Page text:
The Unusual Electronic Album Inspired By A Formerly Top Secret Bunker In Wiltshire
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I finally managed to get my hands on a CD I've been interesting in listening to for well over a decade. The album is by a electronic act called c4i and the albums is called 'Copenacre'. The reason that this unusual 1999 release appealed to me was because it's inspired by somewhere I know very well, Copenacre Quarry in Wiltshire.
I visited Copenacre in Corsham back in 2008 for a tour of what was a self-contained underground Navy facility used for the storage and testing of a whole range of military electronics and technology. It operated until September 1995 and the site was sold off two years later.
c4i's six-track album is an electronic soundscape inspired by the industrial sounds you might experience underground in Copenacre. The experimental sounds are peppered themes relating to the bunker's links to command, control, communications, computing and intelligence.
c4i, the collaborative project of Ashley Davies, John Everall and Joe Banks, say they were founded in the intersection between electronic warfare and electronic music. Although 'Copenacre', their second release, is a stirring listen, the sounds aren't really reminiscent of Copenacre Quarry, especially as it lies abandoned and decaying today.
Since 2020, you've actually been able to listen to the album for free on Bandcamp. All six tracks are below...
Although the CD is unusual, I really like track four, entitled 'Static Access'. It contains various mechanical and industrial noises, including what sounds like a Formula 1 air-impact wrench.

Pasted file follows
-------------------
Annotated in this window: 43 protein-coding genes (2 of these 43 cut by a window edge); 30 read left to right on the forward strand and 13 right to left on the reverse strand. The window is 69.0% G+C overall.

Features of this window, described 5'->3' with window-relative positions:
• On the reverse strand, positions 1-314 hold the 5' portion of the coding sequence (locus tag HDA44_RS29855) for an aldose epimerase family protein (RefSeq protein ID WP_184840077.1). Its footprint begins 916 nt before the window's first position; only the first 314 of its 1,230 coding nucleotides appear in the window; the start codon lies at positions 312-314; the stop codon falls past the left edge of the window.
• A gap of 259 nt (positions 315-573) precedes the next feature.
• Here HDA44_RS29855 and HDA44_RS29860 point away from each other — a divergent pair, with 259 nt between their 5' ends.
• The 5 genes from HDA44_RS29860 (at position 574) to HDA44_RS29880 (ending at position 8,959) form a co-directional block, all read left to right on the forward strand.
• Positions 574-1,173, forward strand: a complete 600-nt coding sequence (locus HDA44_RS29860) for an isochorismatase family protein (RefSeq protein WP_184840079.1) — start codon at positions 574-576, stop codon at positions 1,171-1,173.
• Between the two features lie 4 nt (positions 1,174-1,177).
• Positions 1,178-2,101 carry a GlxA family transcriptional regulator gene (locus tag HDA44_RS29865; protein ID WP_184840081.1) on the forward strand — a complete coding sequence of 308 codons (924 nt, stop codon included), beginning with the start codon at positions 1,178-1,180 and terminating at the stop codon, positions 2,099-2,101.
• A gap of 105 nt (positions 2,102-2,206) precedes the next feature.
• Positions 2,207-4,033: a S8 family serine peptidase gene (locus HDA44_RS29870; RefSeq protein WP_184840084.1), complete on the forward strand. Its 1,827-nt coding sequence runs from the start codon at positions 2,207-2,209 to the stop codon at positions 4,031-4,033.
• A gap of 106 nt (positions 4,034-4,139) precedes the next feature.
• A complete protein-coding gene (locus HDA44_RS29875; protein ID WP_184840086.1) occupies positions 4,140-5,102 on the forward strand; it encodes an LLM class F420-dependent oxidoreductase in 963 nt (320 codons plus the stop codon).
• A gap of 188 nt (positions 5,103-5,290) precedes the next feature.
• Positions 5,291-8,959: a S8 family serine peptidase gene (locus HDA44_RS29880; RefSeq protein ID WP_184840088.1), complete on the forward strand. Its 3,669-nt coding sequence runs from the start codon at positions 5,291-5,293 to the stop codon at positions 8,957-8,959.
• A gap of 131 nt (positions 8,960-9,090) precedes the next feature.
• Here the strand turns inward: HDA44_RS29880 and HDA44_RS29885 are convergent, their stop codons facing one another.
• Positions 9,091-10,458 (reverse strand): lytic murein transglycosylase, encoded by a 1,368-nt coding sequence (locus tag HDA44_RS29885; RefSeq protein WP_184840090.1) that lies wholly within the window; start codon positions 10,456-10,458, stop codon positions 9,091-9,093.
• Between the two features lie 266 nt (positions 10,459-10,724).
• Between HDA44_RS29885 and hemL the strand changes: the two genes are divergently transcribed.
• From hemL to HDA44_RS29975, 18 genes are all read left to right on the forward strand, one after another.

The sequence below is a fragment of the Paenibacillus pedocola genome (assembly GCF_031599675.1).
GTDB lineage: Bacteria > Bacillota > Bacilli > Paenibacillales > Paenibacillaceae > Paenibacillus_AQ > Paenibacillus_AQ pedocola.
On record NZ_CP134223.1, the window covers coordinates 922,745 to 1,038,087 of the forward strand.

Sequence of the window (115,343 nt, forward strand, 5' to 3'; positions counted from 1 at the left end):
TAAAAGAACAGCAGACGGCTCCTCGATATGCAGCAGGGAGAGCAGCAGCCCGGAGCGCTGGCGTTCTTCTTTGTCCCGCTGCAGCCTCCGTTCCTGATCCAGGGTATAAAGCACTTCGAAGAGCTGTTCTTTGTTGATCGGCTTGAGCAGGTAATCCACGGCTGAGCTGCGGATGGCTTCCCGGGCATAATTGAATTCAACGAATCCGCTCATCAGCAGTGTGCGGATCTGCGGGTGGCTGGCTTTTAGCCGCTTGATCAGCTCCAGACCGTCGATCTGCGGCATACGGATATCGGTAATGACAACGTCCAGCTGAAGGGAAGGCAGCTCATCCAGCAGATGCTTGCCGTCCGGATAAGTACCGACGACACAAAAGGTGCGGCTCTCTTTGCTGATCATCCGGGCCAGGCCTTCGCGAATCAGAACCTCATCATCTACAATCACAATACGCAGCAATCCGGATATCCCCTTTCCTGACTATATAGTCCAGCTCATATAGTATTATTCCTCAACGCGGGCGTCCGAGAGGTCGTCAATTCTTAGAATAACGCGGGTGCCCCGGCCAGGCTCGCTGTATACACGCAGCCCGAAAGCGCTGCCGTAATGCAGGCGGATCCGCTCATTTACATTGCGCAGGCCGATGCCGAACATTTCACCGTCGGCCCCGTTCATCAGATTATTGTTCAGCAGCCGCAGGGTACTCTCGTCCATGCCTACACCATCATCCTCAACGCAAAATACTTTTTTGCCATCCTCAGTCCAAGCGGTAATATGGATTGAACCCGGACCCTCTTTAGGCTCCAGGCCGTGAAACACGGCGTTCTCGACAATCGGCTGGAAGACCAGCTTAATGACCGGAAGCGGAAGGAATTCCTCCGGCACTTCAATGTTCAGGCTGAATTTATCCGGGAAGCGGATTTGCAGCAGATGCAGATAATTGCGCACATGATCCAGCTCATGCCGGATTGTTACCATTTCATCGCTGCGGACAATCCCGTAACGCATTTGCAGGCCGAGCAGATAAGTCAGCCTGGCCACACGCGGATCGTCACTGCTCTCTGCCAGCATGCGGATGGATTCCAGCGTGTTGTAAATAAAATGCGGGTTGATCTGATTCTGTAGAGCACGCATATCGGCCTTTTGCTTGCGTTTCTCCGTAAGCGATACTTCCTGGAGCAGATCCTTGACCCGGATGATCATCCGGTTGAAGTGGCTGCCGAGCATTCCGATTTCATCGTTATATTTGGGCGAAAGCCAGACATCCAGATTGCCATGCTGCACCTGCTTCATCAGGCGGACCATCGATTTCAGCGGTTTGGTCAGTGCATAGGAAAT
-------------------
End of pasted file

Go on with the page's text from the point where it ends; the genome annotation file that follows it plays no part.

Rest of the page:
The album may only be six tracks, but it still clocks in at just under 50 minutes, with one track alone lasting 12 minutes.
1. Grade Of Service (8:15)
2. Gate Steal (7:12)
3. Guard Space (12:30)
4. Static Access (6:06)
5. Ghost (5:39)
6. Deception Control (10:03)
The sleeve of the CD release recommends Nick McCamley's excellent 1998 book, 'Secret Underground Cities'. It also includes the following text...
A concrete rotunda on the north side of the A4 Chippenham to Bath road at Corsham, Wiltshire, UK, offers the unusual spectacle of a raised loading bay without visible warehouse access - the rotunda is only just big enough to accommodate the bay itself. It stands directly on top of one of the former Bath and Portland Company limestone quarries from which the fabric of the city of Bath was cut - which, offering around 100 feet of solid overhead rock cover, provided one of the most secure locations for the centralisation of certain aspects of the UK national infrastructure.
Copenacre Quarry was acquired by the military during WW2, and from 1969 to until its official closure in 1995 served as an artificially grounded testing and storage facility for Royal Navy radar, sonar, communications and electronic warfare equipment, providing subterranean employment for 1,700 staff. Local rumour alleges its use for the storage of Polaris nuclear missiles. Now it waits - (recycling the language of a wartime newspaper report) a disused Temple of Mars in the vast underworld of this land of hidden cities.
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